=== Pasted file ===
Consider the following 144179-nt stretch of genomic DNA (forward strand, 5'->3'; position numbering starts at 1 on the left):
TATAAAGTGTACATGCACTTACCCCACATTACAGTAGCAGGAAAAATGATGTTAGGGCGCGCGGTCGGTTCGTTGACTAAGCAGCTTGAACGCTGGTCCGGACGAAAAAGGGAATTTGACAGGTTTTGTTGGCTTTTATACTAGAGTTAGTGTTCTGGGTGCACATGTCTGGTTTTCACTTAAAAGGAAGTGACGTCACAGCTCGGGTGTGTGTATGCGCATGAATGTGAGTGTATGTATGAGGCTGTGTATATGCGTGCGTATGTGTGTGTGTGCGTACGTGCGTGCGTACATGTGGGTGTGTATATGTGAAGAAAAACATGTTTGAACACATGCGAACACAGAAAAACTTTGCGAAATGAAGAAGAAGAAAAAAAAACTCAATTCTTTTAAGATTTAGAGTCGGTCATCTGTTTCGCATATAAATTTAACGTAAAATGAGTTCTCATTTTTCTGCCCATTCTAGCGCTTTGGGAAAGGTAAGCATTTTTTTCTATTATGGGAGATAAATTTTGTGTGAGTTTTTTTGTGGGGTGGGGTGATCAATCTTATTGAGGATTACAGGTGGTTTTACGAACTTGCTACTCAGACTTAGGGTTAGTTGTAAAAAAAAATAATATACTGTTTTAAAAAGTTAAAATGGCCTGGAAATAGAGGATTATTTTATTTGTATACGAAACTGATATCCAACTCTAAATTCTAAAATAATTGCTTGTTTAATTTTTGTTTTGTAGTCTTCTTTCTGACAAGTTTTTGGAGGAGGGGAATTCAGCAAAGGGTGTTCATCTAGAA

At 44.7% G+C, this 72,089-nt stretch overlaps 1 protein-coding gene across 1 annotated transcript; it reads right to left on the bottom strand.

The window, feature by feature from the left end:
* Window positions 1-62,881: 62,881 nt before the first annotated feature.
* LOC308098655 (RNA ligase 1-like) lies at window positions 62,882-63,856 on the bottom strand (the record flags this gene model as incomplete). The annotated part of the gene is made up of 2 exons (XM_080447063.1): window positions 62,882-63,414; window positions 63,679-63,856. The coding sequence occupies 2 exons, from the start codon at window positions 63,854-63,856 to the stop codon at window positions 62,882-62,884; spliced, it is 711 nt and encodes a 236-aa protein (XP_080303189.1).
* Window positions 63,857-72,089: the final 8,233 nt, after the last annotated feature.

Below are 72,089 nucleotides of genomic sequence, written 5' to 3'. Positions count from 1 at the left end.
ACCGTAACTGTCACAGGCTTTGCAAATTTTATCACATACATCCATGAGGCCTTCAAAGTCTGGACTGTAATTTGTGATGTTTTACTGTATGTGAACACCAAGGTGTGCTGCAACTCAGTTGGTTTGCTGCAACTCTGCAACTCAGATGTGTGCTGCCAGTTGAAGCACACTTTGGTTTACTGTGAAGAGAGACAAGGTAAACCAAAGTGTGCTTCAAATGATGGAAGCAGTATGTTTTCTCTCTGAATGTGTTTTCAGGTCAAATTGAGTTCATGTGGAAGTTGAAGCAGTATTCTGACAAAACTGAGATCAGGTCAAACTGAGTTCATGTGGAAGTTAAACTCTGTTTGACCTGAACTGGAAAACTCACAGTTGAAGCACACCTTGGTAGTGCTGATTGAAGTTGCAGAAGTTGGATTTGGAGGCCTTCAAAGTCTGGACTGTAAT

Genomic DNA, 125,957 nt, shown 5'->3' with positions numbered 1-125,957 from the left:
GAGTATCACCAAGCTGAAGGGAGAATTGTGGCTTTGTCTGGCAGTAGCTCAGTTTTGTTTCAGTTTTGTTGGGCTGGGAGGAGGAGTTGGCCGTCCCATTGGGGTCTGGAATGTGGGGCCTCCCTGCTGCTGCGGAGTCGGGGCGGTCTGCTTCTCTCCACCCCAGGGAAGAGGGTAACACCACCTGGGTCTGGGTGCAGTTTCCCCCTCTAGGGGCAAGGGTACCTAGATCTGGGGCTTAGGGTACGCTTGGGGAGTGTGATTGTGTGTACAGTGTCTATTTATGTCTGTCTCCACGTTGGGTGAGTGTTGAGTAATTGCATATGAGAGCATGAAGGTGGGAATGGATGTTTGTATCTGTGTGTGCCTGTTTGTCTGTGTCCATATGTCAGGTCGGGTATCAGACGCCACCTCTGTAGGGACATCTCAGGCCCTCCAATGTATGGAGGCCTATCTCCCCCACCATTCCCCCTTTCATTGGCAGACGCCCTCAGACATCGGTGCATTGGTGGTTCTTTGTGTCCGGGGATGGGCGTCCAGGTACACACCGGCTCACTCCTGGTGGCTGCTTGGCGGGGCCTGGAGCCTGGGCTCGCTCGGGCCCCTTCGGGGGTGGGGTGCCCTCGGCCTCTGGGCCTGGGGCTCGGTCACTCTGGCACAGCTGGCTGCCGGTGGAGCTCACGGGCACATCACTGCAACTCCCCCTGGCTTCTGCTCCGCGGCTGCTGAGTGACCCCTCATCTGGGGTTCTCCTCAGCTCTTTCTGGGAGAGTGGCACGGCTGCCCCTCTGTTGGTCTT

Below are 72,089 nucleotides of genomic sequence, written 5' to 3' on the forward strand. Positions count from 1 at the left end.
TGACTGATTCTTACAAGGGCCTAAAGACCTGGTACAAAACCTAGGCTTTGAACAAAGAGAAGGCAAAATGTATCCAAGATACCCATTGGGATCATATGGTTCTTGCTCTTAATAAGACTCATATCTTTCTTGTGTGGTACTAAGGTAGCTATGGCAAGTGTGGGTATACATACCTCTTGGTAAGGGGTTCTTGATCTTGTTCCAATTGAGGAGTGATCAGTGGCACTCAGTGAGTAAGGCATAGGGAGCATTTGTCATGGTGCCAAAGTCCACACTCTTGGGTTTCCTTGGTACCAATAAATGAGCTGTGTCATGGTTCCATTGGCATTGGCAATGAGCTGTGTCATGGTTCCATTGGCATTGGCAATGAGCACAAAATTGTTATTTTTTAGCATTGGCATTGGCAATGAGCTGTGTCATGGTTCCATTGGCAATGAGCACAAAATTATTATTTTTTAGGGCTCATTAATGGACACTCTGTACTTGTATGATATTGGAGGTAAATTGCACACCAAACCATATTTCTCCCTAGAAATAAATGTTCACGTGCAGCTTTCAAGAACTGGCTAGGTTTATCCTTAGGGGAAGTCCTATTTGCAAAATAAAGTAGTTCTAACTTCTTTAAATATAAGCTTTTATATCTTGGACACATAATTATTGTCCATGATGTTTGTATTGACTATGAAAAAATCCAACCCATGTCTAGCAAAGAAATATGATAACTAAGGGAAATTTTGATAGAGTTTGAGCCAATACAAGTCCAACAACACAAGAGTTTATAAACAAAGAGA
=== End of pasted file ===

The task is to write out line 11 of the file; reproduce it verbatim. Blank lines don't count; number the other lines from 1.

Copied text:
GAGTATCACCAAGCTGAAGGGAGAATTGTGGCTTTGTCTGGCAGTAGCTCAGTTTTGTTTCAGTTTTGTTGGGCTGGGAGGAGGAGTTGGCCGTCCCATTGGGGTCTGGAATGTGGGGCCTCCCTGCTGCTGCGGAGTCGGGGCGGTCTGCTTCTCTCCACCCCAGGGAAGAGGGTAACACCACCTGGGTCTGGGTGCAGTTTCCCCCTCTAGGGGCAAGGGTACCTAGATCTGGGGCTTAGGGTACGCTTGGGGAGTGTGATTGTGTGTACAGTGTCTATTTATGTCTGTCTCCACGTTGGGTGAGTGTTGAGTAATTGCATATGAGAGCATGAAGGTGGGAATGGATGTTTGTATCTGTGTGTGCCTGTTTGTCTGTGTCCATATGTCAGGTCGGGTATCAGACGCCACCTCTGTAGGGACATCTCAGGCCCTCCAATGTATGGAGGCCTATCTCCCCCACCATTCCCCCTTTCATTGGCAGACGCCCTCAGACATCGGTGCATTGGTGGTTCTTTGTGTCCGGGGATGGGCGTCCAGGTACACACCGGCTCACTCCTGGTGGCTGCTTGGCGGGGCCTGGAGCCTGGGCTCGCTCGGGCCCCTTCGGGGGTGGGGTGCCCTCGGCCTCTGGGCCTGGGGCTCGGTCACTCTGGCACAGCTGGCTGCCGGTGGAGCTCACGGGCACATCACTGCAACTCCCCCTGGCTTCTGCTCCGCGGCTGCTGAGTGACCCCTCATCTGGGGTTCTCCTCAGCTCTTTCTGGGAGAGTGGCACGGCTGCCCCTCTGTTGGTCTT